Dysglycemia refers to any abnormality in serum (blood) glucose stability. This includes people with perfectly "normal" blood tests. It is a metabolic disorder primarily involving the hormone system. It is different than a bad habit, which can also cause weight gain. When a person changes a bad habit, they see steady weight loss results. When a person with dysglycemia changes their diet or exercises more, they don't. It is because they have a fuel regulation disorder.
Diabetes is a rigid diagnostic term often based on specific lab values. Most doctors will not address your Dysglycemia until it is advanced (at which point it is called Diabetes). Dysglycemia is Pre-Diabetes.
Symptoms of Dysglycemia:
► cravings (for carbohydrate foods/sweets)
► weight gain
► fatigue or fluctuating energy levels
► poor concentration
► mood swings
► disturbed sleep
► elevated cholesterol and triglycerides
► low sex drive
► urinating at night
► tired after eating
► swollen ankles
► shaky/moody if hungry
► elevated HbA1c (>5.6)
► hot flash/night sweats
► abnormal thyroid function
Dysglycemia affects the entire hormone system as well as the major organs such as the heart, liver, and kidneys in addition to the blood vessels and nerves. It is, perhaps, the most costly modern day disease pattern we face.
► evaluation of each patient based on individual presentation (hormone system is always involved but which aspect is causing the problem; e.g. pancreas function, liver function, thyroid function)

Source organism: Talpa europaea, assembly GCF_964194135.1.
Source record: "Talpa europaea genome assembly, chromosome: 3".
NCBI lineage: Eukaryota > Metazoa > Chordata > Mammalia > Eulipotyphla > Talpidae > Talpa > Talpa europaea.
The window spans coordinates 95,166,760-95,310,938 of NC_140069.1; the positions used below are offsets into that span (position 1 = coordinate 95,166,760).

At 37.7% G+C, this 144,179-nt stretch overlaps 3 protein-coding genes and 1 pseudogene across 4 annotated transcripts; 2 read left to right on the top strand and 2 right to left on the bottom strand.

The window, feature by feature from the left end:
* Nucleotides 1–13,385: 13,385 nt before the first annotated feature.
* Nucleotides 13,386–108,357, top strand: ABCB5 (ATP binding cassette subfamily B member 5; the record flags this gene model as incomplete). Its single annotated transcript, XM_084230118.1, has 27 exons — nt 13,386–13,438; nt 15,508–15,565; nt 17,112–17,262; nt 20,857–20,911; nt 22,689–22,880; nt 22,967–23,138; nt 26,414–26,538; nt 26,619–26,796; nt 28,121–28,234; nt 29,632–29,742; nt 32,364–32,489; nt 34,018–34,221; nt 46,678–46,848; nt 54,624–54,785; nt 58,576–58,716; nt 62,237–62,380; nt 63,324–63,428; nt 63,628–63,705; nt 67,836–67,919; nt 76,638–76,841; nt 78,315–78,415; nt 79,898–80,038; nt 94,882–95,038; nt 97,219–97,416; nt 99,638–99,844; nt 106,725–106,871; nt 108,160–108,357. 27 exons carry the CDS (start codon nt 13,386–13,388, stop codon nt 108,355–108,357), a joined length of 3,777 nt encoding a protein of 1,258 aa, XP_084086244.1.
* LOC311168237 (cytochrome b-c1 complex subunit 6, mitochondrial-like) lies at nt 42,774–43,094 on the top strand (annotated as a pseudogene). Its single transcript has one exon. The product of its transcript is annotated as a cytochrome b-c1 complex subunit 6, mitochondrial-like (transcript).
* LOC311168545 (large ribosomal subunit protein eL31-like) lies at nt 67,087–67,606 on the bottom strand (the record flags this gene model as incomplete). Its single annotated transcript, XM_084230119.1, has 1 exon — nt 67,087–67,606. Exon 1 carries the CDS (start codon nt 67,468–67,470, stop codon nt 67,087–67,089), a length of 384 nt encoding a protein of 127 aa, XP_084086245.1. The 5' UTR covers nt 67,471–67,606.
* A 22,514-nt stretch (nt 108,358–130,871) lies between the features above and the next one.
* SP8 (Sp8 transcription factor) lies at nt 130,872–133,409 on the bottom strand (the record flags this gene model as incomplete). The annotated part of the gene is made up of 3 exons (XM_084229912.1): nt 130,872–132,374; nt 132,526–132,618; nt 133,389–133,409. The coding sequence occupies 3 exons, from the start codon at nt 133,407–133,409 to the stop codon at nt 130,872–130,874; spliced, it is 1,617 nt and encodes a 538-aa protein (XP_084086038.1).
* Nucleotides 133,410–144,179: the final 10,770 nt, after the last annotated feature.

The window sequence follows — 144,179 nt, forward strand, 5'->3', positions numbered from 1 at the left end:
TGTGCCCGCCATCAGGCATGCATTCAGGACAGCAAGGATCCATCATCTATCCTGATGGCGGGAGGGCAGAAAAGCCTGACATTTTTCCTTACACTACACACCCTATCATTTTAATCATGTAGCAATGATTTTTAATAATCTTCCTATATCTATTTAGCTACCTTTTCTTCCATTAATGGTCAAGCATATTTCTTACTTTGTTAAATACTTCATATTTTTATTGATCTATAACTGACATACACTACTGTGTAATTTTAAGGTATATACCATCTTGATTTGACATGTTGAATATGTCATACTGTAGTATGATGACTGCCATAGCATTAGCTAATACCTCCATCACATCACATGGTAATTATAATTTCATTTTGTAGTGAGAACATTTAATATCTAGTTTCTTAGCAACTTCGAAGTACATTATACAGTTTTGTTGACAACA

► treat related systems with greatest dysfunction (functional conditions are sub-clinical meaning that they are not yet pathological but still negatively affect other systems which lead to disease; e.g. digestive problems affect the pancreas which produces both digestive enzymes and hormones to manage blood sugar levels)
► treatment for functional conditions is rarely successful using drugs as medications do not repair function; best treatment strategies involve lifestyle changes through diet and exercise, clinical nutrition and medical herbs (individualized)
► dietary reduction of foods that contain high amounts of carbohydrates is an essential component for treating dysglycemia (many options; paleo, RESET, portion control, etc. - must keep total carbohydrate intake below 40-80 grams per day depending on the individual's needs)
You can start with the dietary changes (lowering carbohydrate intake). For some people, this is enough. If you hit a wall, or want to get it right from the beginning, then consider making an appointment with a clinical nutritionist or a doctor that practices functional medicine.